Presentation and interpretation of results

Results from the pace vehicle tests will show the trimmed flight control positions for all the relative wind velocities tested. Particularly important results will be any indications of controls approaching limits. The apparent static stability of the aircraft can also be documented from these tests together with details of the pitch and roll attitudes adopted and vibrations experienced. The results must be used with care, however, when considering the handling qualities of the aircraft hovering with winds of different velocities. This is due mainly to the very different visual cues between a ground-referenced hover and formation with a vehicle travelling over the ground at speed. In addition stronger winds are always accompanied by some degree of turbulence which is not replicated by the pace vehicle tests. So if testing using a pace vehicle has been used to generate HQR data like that shown in Fig. 5.27 it must be considered as only a indication of a possible critical azimuth. This would have to be confirmed by appropriate testing in natural winds.

5.7.2 Ride characteristics

The ride characteristics of a helicopter are those qualities that influence the subjective opinion given by the occupants on comfort and pilot workload in turbulence. The characteristics are divided into two distinct areas; gust response and ride quality.

Gust response is the characteristic that governs the way an aircraft behaves in turbulence from the point of view of the pilot. The two factors of which it comprises are the tendency of the aircraft to be displaced from the set flight condition by gusts and the actions needed by the pilot to regain the condition. The type of rotor system, inertia, stability characteristics, and AFCS will all affect the magnitude of any reaction to gusts. The control response of the helicopter will determine the inputs required by the pilot to counter disturbances. In essence gust response is the change in pilot workload to maintain the aircraft attitude in turbulence.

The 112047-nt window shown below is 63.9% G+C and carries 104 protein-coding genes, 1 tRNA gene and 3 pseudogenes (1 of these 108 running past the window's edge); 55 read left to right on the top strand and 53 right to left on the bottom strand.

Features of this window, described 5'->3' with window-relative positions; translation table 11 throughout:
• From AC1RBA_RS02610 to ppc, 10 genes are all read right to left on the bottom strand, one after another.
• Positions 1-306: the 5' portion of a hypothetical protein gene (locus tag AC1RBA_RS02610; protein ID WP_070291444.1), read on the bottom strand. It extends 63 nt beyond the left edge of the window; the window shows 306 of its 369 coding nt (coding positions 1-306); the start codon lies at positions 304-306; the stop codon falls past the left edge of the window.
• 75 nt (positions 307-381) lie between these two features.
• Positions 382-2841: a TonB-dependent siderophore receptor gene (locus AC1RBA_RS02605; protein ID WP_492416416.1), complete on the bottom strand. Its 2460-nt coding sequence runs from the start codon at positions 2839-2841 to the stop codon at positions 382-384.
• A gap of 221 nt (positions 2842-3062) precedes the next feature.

image140

Fig. 5.28 Pace vehicle operations.

Whilst gust response can only be determined by the pilot, ride quality can be determined by any of the occupants. Ride quality is a measure of the comfort or otherwise that the crew and passengers experience in flight. It is clearly closely linked to the same factors that affect gust response (less control response), together with vibration. Ride characteristics as a whole can have a significant effect on the perfor­mance of the crew over a protracted period.

5.7.3 Mission task elements

The concept of mission task elements (MTEs) was introduced by ADS-33 as a means of proving that the designed-in characteristics of a rotorcraft actually provide Level 1 handling qualities when conducting role-relevant tasks. The definition of MTEs and of the associated tolerances is the responsibility of the procuring agency, and the choice depends on the intended role of the aircraft. ADS-33E [5.2] contains a number of definitions of MTEs which are designated as flight test manoeuvres. Although these all have role relevance to combat rotorcraft, they are specifically designed to facilitate testing against the quantitative (dynamic response) criteria of the Standard. ADS-33E offers precise definitions of all the MTEs together with default task tolerances.